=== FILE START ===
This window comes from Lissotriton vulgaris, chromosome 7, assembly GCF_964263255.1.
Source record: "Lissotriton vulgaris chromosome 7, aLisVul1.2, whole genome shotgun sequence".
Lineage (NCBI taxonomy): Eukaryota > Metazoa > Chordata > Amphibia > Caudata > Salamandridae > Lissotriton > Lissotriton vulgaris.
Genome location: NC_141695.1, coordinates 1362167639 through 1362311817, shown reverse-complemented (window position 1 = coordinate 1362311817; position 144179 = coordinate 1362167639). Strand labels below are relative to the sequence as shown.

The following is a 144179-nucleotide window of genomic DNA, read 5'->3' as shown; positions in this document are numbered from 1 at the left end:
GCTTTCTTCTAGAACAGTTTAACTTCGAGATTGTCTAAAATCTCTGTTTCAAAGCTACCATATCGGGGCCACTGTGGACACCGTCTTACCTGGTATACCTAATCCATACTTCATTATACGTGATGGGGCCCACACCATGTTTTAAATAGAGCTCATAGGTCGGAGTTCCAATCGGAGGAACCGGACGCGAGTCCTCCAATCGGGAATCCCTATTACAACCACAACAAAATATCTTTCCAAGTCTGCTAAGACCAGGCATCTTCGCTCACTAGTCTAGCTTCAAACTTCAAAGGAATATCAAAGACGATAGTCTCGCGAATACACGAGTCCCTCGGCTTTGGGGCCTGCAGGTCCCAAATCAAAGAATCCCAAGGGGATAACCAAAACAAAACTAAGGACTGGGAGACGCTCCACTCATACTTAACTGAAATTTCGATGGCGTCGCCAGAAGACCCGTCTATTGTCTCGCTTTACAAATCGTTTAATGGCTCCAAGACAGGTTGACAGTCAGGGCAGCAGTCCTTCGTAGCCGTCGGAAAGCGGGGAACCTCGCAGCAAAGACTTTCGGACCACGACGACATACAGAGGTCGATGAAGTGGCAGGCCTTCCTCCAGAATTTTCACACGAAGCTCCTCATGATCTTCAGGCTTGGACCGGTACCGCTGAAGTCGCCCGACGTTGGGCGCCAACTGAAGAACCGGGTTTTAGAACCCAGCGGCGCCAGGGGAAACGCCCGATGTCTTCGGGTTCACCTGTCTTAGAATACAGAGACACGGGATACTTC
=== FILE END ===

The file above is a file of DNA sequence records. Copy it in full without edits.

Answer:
This window comes from Lissotriton vulgaris, chromosome 7, assembly GCF_964263255.1.
Source record: "Lissotriton vulgaris chromosome 7, aLisVul1.2, whole genome shotgun sequence".
Lineage (NCBI taxonomy): Eukaryota > Metazoa > Chordata > Amphibia > Caudata > Salamandridae > Lissotriton > Lissotriton vulgaris.
Genome location: NC_141695.1, coordinates 1362167639 through 1362311817, shown reverse-complemented (window position 1 = coordinate 1362311817; position 144179 = coordinate 1362167639). Strand labels below are relative to the sequence as shown.

The following is a 144179-nucleotide window of genomic DNA, read 5'->3' as shown; positions in this document are numbered from 1 at the left end:
GCTTTCTTCTAGAACAGTTTAACTTCGAGATTGTCTAAAATCTCTGTTTCAAAGCTACCATATCGGGGCCACTGTGGACACCGTCTTACCTGGTATACCTAATCCATACTTCATTATACGTGATGGGGCCCACACCATGTTTTAAATAGAGCTCATAGGTCGGAGTTCCAATCGGAGGAACCGGACGCGAGTCCTCCAATCGGGAATCCCTATTACAACCACAACAAAATATCTTTCCAAGTCTGCTAAGACCAGGCATCTTCGCTCACTAGTCTAGCTTCAAACTTCAAAGGAATATCAAAGACGATAGTCTCGCGAATACACGAGTCCCTCGGCTTTGGGGCCTGCAGGTCCCAAATCAAAGAATCCCAAGGGGATAACCAAAACAAAACTAAGGACTGGGAGACGCTCCACTCATACTTAACTGAAATTTCGATGGCGTCGCCAGAAGACCCGTCTATTGTCTCGCTTTACAAATCGTTTAATGGCTCCAAGACAGGTTGACAGTCAGGGCAGCAGTCCTTCGTAGCCGTCGGAAAGCGGGGAACCTCGCAGCAAAGACTTTCGGACCACGACGACATACAGAGGTCGATGAAGTGGCAGGCCTTCCTCCAGAATTTTCACACGAAGCTCCTCATGATCTTCAGGCTTGGACCGGTACCGCTGAAGTCGCCCGACGTTGGGCGCCAACTGAAGAACCGGGTTTTAGAACCCAGCGGCGCCAGGGGAAACGCCCGATGTCTTCGGGTTCACCTGTCTTAGAATACAGAGACACGGGATACTTC